The Democratic People's Republic of Korea and the Republic of Korea signed the Pyongyang Joint Declaration of September 2018 at an inter-Korean summit on Sept 19, which covers comprehensive inter-Korean cooperation and further denuclearization of the Korean Peninsula. The joint declaration marks a step forward in inter-Korean relations that will create opportunities and challenges for Pyongyang and Seoul, as well as Washington to different degrees.
The Pyongyang Joint Declaration is the diplomatic outcome of the DPRK's denuclearization efforts and pursuit of peace. In the declaration, Pyongyang has agreed to dismantle the missile engine test site and launching platform in Dongchang-ri in the presence of experts from other countries.
If Washington acts in the line with the US-DPRK joint statement of June 12, the DPRK will also shut down the Yongbyon nuclear facility. By allowing experts to observe the dismantling process, Pyongyang has appropriately responded to Washington's criticism that the DPRK has not taken enough denuclearization measures.
Even though the denuclearization of the Korean Peninsula is a long and complicated process, the Pyongyang declaration has further eased the tensions in Northeast Asia
But to make the DPRK's efforts successful, the US has to take substantial corresponding measures in line with the Panmunjom Declaration of April 27 and the US-DPRK joint statement.
The problem for the ROK is that President Moon Jae-in's approval rating is at its lowest because of the poor results of his economic revival policies. But still the Pyongyang declaration is historic achievement for Moon.
However, it is difficult for Seoul to realize all the agreements. Cultural, environmental management, public health and medical care exchanges are not a big problem. But without the United Nations lifting the sanctions against Pyongyang, it will be impossible for the two sides to work together to establish railway connectivity, and build the Gaeseong industrial complex, Mount Geumgang tourism project, a west-coast special economic zone and an east-coast special tourism zone.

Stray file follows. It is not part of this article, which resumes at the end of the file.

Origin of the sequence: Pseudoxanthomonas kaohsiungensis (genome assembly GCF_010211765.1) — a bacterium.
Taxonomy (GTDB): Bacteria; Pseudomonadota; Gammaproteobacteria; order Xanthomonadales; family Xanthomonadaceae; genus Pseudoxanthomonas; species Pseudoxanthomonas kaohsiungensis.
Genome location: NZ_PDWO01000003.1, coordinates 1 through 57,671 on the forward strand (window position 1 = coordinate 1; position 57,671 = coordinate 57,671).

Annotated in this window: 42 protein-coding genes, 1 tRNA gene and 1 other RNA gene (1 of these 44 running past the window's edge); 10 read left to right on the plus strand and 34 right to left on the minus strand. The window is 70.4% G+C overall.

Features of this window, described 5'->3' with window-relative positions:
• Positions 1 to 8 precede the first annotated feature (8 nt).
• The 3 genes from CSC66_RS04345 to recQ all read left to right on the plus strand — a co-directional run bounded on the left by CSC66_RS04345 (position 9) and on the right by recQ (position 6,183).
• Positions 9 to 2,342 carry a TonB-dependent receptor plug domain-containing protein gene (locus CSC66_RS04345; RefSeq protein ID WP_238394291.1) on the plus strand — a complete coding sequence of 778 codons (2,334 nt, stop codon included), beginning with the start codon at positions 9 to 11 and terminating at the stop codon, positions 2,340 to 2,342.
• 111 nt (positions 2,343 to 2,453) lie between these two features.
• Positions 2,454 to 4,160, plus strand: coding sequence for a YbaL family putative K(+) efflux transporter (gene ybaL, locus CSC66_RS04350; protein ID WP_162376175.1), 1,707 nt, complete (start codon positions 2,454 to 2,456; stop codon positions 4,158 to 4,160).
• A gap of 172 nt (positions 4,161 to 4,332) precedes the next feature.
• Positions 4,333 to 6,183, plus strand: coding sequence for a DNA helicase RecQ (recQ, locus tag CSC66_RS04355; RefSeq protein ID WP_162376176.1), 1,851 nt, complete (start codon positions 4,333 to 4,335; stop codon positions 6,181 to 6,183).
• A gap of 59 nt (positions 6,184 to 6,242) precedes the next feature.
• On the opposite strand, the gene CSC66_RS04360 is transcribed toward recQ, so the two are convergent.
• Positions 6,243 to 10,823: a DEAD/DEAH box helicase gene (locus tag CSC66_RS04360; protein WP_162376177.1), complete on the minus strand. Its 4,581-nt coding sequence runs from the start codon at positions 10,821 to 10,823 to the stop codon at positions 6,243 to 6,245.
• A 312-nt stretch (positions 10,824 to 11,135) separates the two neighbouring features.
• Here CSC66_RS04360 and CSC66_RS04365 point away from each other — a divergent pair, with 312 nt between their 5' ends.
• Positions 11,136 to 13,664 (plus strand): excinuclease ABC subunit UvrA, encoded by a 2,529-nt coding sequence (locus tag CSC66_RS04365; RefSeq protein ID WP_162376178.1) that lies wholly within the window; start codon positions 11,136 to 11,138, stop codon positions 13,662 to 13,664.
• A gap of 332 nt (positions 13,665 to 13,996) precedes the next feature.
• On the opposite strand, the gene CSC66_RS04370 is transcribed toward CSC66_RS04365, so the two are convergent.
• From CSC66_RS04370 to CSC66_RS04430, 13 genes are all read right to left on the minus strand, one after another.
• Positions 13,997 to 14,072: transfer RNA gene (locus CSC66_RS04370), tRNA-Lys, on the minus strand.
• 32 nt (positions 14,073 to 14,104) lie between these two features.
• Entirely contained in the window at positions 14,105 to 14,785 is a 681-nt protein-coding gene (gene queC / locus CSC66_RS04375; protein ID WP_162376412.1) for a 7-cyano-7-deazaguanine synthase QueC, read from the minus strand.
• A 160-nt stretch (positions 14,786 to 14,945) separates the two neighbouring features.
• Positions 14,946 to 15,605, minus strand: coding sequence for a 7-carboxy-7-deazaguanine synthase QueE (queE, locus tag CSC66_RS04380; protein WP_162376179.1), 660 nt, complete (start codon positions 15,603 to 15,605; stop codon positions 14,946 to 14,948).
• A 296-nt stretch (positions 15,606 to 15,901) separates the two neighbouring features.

Besides, its alliance with the United States will create problems for the ROK as a mediator between Washington and Pyongyang. During the Pyongyang summit, DPRK leader Kim Jong-un attributed the success of his meeting with US President Donald Trump to Moon's mediation, and thus appreciated Seoul's role as a mediator between Washington and Pyongyang.
But since the US insists on comprehensive denuclearization, it may not agree with the DPRK's phased denuclearization plan. Moreover, the ROK is in a dilemma, because it signed the Pyongyang Joint Declaration to cease military hostilities while US Defense Secretary James Mattis said in August that the US has no plans to suspend joint US-ROK military exercises, which may evoke an angry response from the DPRK.
Although Trump welcomed the inter-Korean summit via Twitter, the olive branch delivered by the DPRK has created problems for the US before the midterm elections in November. When the US sought the DPRK's timetable for denuclearization, Kim wrote a personal letter to Trump seeking another US-DPRK summit and expressed his willingness to gradually dismantle the nuclear and missile test sites.
Pyongyang's substantial denuclearization efforts prompted Washington to reply that it was ready to hold another round of talks. Washington may hold talks with Pyongyang again after the midterm elections and might agree to cancel its joint military drills with the ROK only after ensuring the DPRK has fulfilled its denuclearization promises.
Even though the denuclearization of the Korean Peninsula is a long and complicated process, the Pyongyang declaration has further eased the tensions in Northeast Asia and is the right step toward restoring permanent peace on the peninsula. China's proposal that the US stop its joint military drills near the DPRK's waters and, in response, the DPRK take comprehensive denuclearization measures has played an important role in the peace process. Now, more countries should contribute to the peace process, in order to restore permanent peace on and promote the development of the peninsula and the region.
The author is an associate researcher at Northeast Asia Studies Institute, Jilin Academy of Social Sciences.
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